‘Photomontages of Dissent’, Richard Saltoun Gallery’s first online presentation of work by Peter KENNARD, features unique photomontages that span the course of the renowned political artist’s career, from the early 1970s to those made over the last few years. While the works comment on political issues prominent in the 1970s, from nuclear disarmament to the collapse of the NHS, their underlying concerns regarding peace, justice and equality remain as relevant today as ever.
While originally trained in painting, Kennard turned to photomontage in the 1970s following his participation in demonstrations against the Vietnam War. Inspired by the pioneering German visual artist John Heartfield, who utilised his art as a political weapon, Kennard sought new ways to work beyond painting, using images from newspapers, magazines and his own photographs, tearing them up and reconstructing them as an alternative ‘truth’ or vehicle to look at the world critically. Several of these original images, with noticeable marks and edges handled directly by the artist, are on view as part of this online display – many shown together for the first time.
Kennard’s political views and attempts to encourage critical debate through his photomontages are prevalent in every work. Kent State (1970), one of the earliest works on show created while Kennard was a student at the Slade School of Art in London, depicts one of the students who were shot dead by the American National Guard while peacefully protesting against the Vietnam War. Kennard plastered it on the street and in public places, its red dye running in the rain as if bleeding, leaving a blank space for the public to write their own slogans. This early visual prompted more than 50 years of engagement with leading political issues, from Soviet rule of the Eastern Bloc in works including Stalin (1973) and Solidarność (1982); the proliferation and madness of nuclear weapons in Britain? (1981), Greenham Common (1981) and Mutually Assured Destruction (MAD) (1982); and pressing socio-political concerns like torture, the effects of mass media and austerity measures in pieces like Torture Scientist at Work (1973), Smashed (1979) and NHS in the Rubble (1984) respectively. Year on year, Kennard confronts the complexities of our time, not least with the tyrannical rise of Trump and his abuses of power in Sub Trump (2018) and American intervention in the Middle East and subsequent displacement of millions of people (Syria, 2018), making him one of the most important political artists working today.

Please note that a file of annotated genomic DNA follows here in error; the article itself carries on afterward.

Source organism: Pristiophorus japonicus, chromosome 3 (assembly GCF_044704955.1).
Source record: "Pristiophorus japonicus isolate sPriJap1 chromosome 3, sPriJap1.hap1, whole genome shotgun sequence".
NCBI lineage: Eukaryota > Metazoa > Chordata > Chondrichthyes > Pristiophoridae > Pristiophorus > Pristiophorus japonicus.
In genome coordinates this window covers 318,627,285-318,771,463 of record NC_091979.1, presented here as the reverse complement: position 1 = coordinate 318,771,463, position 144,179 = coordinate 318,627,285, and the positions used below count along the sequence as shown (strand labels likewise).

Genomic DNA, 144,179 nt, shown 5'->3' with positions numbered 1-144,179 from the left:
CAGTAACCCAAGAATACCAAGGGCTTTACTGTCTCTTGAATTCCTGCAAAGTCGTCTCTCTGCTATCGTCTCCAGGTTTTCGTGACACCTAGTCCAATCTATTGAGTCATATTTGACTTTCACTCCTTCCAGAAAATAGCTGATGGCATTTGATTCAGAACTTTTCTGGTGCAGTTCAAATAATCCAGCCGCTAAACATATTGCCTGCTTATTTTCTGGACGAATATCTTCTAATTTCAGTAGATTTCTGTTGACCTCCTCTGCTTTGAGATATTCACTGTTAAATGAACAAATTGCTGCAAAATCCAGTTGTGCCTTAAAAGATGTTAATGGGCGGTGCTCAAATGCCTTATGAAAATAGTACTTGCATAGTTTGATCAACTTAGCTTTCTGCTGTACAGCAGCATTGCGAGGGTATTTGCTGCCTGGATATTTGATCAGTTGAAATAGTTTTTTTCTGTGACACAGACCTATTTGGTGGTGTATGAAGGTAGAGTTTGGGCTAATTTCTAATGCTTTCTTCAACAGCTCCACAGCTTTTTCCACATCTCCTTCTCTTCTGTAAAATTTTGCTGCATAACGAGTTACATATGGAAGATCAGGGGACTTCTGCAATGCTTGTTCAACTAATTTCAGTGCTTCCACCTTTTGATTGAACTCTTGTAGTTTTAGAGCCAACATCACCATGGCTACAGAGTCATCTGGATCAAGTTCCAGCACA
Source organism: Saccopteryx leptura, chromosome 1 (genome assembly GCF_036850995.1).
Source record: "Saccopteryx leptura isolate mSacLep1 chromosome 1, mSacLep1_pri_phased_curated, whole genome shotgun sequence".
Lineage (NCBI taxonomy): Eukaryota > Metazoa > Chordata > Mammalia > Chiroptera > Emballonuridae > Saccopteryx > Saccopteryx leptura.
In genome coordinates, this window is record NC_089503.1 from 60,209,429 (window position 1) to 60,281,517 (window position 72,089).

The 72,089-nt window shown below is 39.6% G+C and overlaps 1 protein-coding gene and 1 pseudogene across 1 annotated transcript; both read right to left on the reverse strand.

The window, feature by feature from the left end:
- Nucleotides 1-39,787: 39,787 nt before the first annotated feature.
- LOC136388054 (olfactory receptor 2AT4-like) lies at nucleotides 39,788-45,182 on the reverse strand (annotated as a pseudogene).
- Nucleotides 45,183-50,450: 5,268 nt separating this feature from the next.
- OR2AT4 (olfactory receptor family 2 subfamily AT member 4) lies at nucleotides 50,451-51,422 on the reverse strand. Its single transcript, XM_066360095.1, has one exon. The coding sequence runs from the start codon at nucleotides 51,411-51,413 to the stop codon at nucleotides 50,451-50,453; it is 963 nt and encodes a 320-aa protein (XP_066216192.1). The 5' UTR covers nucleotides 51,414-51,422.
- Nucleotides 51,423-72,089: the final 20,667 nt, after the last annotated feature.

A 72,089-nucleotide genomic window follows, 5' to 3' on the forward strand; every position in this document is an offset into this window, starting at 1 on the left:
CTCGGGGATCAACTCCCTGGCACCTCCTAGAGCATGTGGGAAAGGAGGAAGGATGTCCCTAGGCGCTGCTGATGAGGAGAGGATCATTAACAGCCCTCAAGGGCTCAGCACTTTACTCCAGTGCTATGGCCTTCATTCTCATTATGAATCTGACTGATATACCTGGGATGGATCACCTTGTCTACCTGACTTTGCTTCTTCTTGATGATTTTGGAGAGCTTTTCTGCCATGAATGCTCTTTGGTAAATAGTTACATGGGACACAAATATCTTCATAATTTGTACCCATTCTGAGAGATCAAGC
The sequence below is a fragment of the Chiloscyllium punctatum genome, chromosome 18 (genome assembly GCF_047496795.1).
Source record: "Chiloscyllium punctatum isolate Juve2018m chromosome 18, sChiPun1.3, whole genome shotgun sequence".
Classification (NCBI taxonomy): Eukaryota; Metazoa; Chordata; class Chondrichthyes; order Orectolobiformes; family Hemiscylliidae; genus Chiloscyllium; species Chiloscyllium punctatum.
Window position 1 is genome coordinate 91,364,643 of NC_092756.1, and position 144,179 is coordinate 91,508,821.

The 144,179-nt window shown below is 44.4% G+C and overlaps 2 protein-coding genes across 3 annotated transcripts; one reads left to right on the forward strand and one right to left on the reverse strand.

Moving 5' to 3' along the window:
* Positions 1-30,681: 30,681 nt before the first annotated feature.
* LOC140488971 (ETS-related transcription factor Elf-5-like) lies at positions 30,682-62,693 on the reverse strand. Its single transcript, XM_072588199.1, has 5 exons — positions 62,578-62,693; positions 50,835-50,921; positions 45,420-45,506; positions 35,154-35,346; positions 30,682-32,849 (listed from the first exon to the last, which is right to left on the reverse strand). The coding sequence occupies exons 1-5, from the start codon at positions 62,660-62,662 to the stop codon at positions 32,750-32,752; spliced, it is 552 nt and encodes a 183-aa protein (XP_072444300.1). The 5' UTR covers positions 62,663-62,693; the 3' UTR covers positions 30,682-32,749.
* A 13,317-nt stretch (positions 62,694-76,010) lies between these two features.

Peter Kennard has exhibited across the world with solo exhibitions held at the Imperial War Museum, London, UK; Bluecoat Gallery, Liverpool, UK; United Nations, Geneva, Switzerland; and Gallery Fifty 24MX, Mexico City, Mexico. He has participated in group exhibitions at Tate Liverpool, London, UK; Tate Modern, London, UK; Turner Contemporary, Margate, UK; Victoria and Albert Museum, London, UK; Van Abbemuseum, Eindhoven, The Netherlands; and Gallerie Vallois, Paris, France. Several of his photomontages are currently held in the Tate Collection, as well as other prominent museum and private collections around the world.
Press release courtesy Richard Saltoun Gallery.